Unfortunately, the New Testament does not provide us with such a wealth of imagery. Apart from the Gospel of John which provides us with images such as light and life, the predominant way of thinking about and addressing God in the New Testament was Father. This, until the feminist objections of the 1980’s is, with some notable exceptions how God has been addressed and imagined ever since.

Language is a powerful tool, it describes our reality and defines our reality. For good and for ill our language for God determines the way in which we understand and relate to God. I would contend that for two thousand years, with some notable exceptions there has been a failure of imagination, a limit to the ways in which the institution speaks of God and therefore in the way that many people think of God. Just to give one example, the stereotype of God that is rejected by the new atheists, is a God whom we might recognise from our Sunday School days, but that is a God whom most of us (along with them) have firmly renounced and rejected.

Where to go then in the twenty-first century? How might we imagine God anew? Why are we imagining God – for ourselves or for others? Imagining the divine in the twenty-first century is a much more profound issue than I had realised when I agreed to preach this evening and has given me much pause for thought – not least that a response to the topic required a great deal more research than I allowed for. What language could begin to express the extraordinary, miraculous, ever-present nature of God? If I/we were going to try to find images to which the twenty-first century mind could relate, what would they be? Some of the biblical language might be able to be put to good use, but a great deal has become obsolete. Few of us have direct experience of a shepherd, let alone a mother bear. In today’s language of kingship conjures up ideas of, at best paternalism and at worst oppression and rocks are simply that – geological formations.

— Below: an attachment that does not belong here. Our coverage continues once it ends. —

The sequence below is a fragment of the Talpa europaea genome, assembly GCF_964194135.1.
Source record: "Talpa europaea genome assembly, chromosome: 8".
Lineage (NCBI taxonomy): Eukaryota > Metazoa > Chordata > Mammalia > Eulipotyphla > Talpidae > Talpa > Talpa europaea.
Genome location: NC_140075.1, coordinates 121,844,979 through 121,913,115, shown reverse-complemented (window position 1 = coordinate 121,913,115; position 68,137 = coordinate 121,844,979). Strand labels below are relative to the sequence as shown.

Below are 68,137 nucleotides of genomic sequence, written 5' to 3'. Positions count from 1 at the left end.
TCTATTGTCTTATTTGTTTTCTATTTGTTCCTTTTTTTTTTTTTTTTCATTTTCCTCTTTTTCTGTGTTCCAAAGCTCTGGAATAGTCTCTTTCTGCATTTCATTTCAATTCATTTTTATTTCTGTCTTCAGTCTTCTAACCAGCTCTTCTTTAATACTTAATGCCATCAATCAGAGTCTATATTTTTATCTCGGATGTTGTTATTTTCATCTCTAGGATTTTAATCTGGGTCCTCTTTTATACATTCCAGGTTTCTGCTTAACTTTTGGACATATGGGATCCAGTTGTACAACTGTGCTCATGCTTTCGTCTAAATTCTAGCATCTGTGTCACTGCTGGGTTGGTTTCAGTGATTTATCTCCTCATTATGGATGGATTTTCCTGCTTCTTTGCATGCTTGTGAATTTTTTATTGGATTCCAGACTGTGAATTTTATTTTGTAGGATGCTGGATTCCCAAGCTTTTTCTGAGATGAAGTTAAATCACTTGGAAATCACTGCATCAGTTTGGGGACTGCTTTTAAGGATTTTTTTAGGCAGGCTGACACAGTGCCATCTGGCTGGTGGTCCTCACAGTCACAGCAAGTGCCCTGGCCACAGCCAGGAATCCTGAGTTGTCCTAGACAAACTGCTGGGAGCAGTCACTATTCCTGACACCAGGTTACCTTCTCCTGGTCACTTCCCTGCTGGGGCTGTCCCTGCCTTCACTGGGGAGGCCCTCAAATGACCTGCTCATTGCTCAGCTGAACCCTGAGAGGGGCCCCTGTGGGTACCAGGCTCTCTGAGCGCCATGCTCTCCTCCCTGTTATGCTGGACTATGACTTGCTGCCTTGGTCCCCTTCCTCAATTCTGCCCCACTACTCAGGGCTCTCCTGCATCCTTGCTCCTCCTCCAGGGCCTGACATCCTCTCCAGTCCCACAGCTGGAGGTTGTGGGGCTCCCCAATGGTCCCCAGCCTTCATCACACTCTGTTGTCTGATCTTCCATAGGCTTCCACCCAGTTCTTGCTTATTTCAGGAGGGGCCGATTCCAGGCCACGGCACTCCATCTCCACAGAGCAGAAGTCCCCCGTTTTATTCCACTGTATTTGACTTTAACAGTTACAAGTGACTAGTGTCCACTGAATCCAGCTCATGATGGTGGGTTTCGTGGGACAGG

I found myself wondering what, in terms of modern experience, would be the most amazing, most indescribable, the most pervasive and the most impossible reality of today’s world? What in today’s world knows all about me, and knows where I am at any one time?